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Man's death during gym outburst blamed on steroids, not Taser use

Man's death during gym outburst blamed on steroids, not Taser use

A Troy man who struggled with police officers at a Colonie gym died from a medical condition, not fr

A Troy man who struggled with police officers at a Colonie gym died from a medical condition, not from being shocked repeatedly with Tasers, an investigation has found.

Albany County District Attorney P. David Soares announced the results of the investigation Thursday evening in a news release.

Medical reports also indicated that 32-year-old Chad L. Brothers was also under the influence of “life-threatening substances,” the release reads.

A spokeswoman for Soares later confirmed those substances included steroids and the hallucinogen PCP.

“It has been determined that [police] acted appropriately and professionally under the circumstances and therefore no criminal liability exists,” the release reads.

Brothers died Oct. 31 after struggling with officers at Gold’s Gym on Troy-Schenectady Road in Latham.

The struggle ensued, police said, after Brothers assaulted another patron and overturned several pieces of heavy gym equipment.

Brothers refused commands from the first officer on the scene. He was ultimately stunned by three officers using their Taser devices. At one point, he lifted an officer off the ground.

When Brothers was finally in handcuffs, officers realized he wasn’t breathing. They started CPR and called for paramedics. Brothers was pronounced dead of cardiac arrest soon afterward at Albany Medical Center, police have said.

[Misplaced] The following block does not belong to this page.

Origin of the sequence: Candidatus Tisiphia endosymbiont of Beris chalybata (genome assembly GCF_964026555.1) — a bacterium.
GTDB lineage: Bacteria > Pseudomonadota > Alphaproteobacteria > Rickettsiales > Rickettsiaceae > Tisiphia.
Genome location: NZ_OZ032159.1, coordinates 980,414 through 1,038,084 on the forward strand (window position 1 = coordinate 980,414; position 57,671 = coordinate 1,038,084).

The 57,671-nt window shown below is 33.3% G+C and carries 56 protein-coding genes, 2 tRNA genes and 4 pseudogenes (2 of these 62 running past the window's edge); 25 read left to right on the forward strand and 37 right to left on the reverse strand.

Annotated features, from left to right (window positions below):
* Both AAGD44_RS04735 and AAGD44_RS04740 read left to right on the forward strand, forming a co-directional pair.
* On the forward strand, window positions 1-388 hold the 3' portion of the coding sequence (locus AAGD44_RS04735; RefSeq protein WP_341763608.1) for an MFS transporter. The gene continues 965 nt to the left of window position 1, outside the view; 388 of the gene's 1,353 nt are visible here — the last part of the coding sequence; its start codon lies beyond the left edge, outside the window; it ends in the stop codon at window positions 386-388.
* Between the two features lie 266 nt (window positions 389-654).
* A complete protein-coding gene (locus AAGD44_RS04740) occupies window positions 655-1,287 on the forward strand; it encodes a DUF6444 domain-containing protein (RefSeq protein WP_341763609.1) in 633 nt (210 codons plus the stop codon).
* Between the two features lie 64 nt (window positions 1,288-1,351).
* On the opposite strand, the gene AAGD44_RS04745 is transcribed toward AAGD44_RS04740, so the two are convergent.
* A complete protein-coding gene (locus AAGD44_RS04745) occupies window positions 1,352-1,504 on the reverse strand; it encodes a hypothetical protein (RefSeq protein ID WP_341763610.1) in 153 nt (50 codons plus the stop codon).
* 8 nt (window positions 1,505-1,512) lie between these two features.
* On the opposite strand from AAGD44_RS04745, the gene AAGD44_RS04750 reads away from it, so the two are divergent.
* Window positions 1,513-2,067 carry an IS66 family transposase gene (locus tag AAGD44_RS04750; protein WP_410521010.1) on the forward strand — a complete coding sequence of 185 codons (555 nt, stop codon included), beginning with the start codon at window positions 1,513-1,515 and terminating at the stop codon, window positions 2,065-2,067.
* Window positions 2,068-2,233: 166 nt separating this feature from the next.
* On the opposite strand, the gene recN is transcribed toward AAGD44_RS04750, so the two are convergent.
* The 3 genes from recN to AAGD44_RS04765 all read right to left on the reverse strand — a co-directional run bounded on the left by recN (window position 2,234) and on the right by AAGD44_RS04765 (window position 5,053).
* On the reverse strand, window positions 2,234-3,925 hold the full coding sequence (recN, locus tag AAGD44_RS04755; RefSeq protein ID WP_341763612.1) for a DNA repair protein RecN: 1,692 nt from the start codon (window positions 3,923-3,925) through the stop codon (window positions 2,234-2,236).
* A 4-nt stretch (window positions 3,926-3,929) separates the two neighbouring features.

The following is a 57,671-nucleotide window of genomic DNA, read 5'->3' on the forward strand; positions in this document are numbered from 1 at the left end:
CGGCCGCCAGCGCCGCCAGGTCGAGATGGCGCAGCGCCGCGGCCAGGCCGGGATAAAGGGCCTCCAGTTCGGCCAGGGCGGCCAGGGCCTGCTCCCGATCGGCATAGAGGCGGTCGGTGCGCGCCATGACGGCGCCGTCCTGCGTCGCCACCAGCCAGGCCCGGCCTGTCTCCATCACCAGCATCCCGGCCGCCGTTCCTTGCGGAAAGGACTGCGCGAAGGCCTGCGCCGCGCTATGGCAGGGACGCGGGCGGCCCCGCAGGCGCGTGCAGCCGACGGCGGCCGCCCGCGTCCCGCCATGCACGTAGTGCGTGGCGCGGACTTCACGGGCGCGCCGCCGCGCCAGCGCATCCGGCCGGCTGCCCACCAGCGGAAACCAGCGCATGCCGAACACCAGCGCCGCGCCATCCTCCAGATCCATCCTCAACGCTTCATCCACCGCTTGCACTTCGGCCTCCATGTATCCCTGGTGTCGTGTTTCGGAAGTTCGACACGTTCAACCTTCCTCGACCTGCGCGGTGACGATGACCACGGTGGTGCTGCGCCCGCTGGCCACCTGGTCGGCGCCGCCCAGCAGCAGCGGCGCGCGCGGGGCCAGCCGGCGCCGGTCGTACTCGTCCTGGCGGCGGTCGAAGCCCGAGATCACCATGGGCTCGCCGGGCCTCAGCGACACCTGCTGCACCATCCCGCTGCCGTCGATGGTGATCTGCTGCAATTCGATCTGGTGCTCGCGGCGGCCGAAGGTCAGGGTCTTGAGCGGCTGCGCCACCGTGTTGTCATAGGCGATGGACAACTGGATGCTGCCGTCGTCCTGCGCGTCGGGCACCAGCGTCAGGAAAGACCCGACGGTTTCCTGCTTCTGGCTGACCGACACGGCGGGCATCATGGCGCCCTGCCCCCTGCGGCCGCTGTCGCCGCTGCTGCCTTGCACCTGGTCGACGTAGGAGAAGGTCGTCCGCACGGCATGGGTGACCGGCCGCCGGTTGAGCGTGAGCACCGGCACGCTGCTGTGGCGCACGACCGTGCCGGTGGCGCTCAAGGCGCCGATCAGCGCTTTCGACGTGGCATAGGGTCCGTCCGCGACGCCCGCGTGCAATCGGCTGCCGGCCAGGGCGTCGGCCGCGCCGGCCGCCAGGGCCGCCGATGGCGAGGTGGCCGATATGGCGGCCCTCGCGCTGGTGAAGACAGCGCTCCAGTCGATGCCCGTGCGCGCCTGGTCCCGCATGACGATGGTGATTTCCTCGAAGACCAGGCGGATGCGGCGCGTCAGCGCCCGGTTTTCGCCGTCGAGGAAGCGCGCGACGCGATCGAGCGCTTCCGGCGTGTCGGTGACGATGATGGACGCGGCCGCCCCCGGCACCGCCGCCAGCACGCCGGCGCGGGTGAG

Representatives of the Colonie Police Department could not be reached for comment Thursday evening.

The exact cause of Brothers’ death was cited as a condition called “agitated delirium,” the result of a sudden rise in body temperature. Police apparently cited the same condition as a possibility in the case at an October news conference held following the incident, though they referred to it as “excited delirium.”

The “life threatening substances likely contributed to his behavior,” the release reads.

“Part of our review involved discussions with Mr. Brothers’ family and from all of the information that we have received, his behavior on that morning was tragically out of character,” Soares said.

Brothers‘ death came less than two weeks after the New York Civil Liberties Union released a report on electroshock weapon use in the region, concluding they were being consistently misused, with as many as 60 percent of the studied incidents not meeting the recommended criteria for justified use.

Four departments were included in the study, but Colonie was not one of them. The departments were chosen to represent a cross-section of department sizes, officials said.

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